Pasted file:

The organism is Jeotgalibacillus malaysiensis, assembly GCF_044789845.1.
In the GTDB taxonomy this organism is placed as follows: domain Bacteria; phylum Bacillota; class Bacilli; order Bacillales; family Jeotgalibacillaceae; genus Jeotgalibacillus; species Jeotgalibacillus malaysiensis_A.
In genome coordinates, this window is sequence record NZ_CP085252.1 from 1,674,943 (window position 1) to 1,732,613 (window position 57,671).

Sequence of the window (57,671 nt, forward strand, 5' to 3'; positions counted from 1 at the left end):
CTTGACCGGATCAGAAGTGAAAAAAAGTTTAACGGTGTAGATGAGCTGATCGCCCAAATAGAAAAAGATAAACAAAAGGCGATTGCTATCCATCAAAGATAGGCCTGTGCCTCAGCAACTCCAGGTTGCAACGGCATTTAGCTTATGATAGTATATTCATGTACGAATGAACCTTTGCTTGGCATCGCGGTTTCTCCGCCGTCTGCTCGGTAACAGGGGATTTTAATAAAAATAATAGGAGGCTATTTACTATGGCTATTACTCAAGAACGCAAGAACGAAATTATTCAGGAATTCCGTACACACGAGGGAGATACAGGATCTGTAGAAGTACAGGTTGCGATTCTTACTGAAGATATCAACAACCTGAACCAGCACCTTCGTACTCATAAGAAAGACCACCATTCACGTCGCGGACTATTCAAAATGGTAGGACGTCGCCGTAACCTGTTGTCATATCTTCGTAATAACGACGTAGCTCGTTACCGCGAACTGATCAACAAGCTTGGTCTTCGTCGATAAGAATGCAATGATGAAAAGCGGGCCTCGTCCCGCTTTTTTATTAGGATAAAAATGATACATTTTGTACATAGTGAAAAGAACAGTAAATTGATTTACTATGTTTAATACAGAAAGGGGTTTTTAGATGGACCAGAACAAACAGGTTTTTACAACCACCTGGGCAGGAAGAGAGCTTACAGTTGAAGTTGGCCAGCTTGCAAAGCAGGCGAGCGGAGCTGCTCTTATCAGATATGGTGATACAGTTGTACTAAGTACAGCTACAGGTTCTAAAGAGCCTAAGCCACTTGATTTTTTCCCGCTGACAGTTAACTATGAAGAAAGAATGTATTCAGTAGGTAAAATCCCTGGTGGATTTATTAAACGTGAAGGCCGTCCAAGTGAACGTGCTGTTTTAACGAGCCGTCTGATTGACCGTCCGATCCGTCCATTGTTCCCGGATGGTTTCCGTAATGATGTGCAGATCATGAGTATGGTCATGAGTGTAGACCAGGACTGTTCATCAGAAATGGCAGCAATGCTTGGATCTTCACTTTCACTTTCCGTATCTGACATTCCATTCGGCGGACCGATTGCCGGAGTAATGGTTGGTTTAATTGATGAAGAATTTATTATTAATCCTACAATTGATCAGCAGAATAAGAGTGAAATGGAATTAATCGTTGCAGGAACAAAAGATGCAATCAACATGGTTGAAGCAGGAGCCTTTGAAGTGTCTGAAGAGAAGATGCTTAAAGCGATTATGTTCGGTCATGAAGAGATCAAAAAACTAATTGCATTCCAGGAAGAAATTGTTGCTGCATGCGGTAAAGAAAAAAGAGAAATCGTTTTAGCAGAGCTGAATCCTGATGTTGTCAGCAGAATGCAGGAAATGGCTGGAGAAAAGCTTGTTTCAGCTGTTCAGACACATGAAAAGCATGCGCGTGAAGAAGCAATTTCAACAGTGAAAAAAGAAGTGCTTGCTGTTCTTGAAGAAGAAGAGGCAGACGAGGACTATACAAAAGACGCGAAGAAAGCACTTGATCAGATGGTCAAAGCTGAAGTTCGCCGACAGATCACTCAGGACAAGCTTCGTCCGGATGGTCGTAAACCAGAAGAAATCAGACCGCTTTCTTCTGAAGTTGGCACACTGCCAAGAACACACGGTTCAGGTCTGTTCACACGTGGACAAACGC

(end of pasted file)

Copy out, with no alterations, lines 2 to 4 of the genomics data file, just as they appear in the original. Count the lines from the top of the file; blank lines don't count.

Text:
In the GTDB taxonomy this organism is placed as follows: domain Bacteria; phylum Bacillota; class Bacilli; order Bacillales; family Jeotgalibacillaceae; genus Jeotgalibacillus; species Jeotgalibacillus malaysiensis_A.
In genome coordinates, this window is sequence record NZ_CP085252.1 from 1,674,943 (window position 1) to 1,732,613 (window position 57,671).

Sequence of the window (57,671 nt, forward strand, 5' to 3'; positions counted from 1 at the left end):